Next, as a basic corollary to that, she needs to work on her defense. Coming in on angles is one piece, but she needs to move her head as she attacks. This means slipping as she jabs, rolling under after throwing hooks, and being both consistent and unpredictable with this. Footwork is an inherent part of that: You can't move your head if your feet aren't in position under you.
As a pressure fighter, it's a given; you're going to get hit, simply because you're constantly putting yourself in ranges where your opponent can hit you.
That's no excuse for eating every shot the opponent throws, though. There are plenty of aggressive but defensively responsible MMA fighters, including Demetrious Johnson, Cris Cyborg and Rafael Dos Anjos. Learning head movement and a solid defensive guard is essential.
Finally, and most importantly, Rousey needs to learn to be comfortable with both the idea and the reality of getting hit. That's not a knock on her toughness or her heart—she took tremendous beatings from Holm and Nunes without giving up—but on her reactions when an opponent's fists crack her.
Part of that is her abysmal defense; when Rousey gets hit, she tends to get hit cleanly, which is naturally more stunning than eating a glancing shot.
Still, there's no getting around the fact she tends to panic a bit when she feels the shot land. Whatever plan she might have had goes out the window, and she either dives forward blindly looking for a clinch (the Nunes fight), rushes into range from too far away without cutting off the cage (Holm) or runs after her opponent flinging haymakers (Correia). This is a consistent reaction from her, and it has to change.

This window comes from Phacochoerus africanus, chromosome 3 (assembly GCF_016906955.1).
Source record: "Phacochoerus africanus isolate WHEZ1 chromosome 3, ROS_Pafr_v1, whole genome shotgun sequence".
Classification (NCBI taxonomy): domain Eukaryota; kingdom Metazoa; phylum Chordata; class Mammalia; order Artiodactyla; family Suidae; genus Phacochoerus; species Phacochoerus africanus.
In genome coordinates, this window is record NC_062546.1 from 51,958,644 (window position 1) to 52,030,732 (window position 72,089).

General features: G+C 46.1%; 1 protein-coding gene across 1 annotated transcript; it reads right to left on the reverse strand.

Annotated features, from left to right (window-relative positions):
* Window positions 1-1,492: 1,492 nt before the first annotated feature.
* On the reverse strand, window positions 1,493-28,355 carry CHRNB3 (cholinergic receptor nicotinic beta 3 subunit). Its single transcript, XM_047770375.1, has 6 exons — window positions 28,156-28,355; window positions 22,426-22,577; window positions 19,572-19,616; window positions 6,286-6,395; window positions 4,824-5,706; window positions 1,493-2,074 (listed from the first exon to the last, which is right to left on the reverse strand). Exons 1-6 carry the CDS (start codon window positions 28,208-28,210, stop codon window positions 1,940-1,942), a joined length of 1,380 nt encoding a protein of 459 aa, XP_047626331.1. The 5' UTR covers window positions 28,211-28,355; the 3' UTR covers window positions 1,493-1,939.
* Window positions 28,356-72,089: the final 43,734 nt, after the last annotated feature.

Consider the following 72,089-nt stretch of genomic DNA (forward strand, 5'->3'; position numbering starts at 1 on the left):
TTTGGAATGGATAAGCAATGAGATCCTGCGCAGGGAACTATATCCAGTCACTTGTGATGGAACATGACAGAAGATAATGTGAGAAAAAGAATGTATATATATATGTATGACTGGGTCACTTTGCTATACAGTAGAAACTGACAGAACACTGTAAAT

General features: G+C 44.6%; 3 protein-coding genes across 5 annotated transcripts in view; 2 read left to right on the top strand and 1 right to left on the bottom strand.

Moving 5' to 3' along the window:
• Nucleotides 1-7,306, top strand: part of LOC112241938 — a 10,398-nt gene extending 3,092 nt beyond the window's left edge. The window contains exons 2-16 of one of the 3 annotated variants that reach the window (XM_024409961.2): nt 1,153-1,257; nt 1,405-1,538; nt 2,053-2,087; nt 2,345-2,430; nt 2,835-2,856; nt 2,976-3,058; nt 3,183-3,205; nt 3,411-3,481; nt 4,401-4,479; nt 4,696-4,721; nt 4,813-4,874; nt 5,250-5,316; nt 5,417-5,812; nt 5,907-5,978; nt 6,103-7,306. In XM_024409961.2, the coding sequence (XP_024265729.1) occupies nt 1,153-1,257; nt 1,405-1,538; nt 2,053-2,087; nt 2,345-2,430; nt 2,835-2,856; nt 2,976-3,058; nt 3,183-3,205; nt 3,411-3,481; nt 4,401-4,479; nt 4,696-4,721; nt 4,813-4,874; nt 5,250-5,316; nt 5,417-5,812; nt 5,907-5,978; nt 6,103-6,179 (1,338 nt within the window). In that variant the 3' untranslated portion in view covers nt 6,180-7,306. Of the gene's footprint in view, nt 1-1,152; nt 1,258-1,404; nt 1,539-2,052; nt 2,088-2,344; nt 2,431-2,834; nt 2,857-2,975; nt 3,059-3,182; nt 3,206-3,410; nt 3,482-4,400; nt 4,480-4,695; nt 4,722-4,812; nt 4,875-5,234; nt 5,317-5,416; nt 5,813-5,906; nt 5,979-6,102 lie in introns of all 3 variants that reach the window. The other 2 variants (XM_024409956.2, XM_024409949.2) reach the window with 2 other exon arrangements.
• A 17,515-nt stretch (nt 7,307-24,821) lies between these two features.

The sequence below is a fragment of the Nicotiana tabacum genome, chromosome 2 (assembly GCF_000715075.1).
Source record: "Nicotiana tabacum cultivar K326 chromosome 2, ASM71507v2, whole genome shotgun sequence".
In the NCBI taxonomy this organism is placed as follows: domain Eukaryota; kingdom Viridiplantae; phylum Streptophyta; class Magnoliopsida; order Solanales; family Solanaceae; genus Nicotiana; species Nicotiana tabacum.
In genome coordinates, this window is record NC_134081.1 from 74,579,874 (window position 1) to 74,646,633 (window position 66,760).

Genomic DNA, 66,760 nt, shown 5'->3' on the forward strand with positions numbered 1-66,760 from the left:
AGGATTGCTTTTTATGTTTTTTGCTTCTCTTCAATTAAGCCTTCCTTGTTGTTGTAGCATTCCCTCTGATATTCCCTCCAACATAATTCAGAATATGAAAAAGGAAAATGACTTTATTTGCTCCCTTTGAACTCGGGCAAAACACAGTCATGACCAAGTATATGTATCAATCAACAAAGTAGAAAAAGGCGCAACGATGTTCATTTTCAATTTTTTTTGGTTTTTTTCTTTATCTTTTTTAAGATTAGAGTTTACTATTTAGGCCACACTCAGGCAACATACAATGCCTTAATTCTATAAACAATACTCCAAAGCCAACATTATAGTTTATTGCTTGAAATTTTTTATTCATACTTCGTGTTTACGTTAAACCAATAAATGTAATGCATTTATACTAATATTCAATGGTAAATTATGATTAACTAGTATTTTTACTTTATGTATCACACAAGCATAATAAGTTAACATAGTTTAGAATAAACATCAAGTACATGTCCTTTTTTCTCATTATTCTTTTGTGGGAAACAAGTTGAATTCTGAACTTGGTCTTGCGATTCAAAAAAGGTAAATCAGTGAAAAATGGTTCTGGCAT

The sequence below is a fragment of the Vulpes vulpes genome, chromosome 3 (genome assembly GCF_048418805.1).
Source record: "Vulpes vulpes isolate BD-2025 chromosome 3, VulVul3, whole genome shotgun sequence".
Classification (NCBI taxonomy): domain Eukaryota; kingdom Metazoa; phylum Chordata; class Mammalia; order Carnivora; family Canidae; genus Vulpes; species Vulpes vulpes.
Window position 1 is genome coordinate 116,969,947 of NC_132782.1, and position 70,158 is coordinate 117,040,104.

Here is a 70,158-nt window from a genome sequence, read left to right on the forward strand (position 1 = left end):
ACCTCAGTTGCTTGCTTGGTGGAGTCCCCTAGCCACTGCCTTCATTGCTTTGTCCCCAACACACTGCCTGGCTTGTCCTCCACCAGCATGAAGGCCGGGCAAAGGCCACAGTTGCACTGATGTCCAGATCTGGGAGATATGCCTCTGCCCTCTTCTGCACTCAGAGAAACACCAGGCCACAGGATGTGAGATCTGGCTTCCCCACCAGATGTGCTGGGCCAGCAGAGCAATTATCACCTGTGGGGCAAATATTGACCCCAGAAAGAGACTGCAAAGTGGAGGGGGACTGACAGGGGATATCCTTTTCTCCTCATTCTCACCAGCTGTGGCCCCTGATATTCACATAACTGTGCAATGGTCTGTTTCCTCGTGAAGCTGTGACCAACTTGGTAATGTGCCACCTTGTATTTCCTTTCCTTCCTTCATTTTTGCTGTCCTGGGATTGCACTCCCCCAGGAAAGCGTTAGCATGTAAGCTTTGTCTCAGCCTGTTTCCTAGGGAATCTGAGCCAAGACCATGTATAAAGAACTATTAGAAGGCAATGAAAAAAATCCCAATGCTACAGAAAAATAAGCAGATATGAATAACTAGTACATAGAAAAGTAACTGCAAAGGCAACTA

Panicking after eating a shot is bad on multiple levels. First, it drives any coherent game plan or strategic approach out of the fighter's head, something we saw clearly in the Holm fight. Second, it quickly drains the fighter's gas tank as the heart rate rises and the adrenaline takes over. Emotion, not work rate, is cardio's greatest enemy.
The solutions for that issue are probably more hard sparring and a coach who is willing to watch her closely and talk her through what's happening in those sessions.
There are a number of other things a competent coach would want to fix, and we could point to many, but these are the major issues.
This isn't an insurmountable task. Rafael Cordeiro, the trainer of Dos Anjos, Fabricio Werdum, Beneil Dariush, Kelvin Gastelum, and in the past legends like Wanderlei Silva, Shogun Rua and Anderson Silva, specializes in coaching aggressive fighters. The legendary boxing trainer Freddie Roach has been talking about Rousey for years. If she leaves the greater Los Angeles area, there are many teams that would be happy to take her in.
If Rousey commits to rebuilding herself as a fighter, she can return to the top again. Whether she chooses to do so is another question entirely.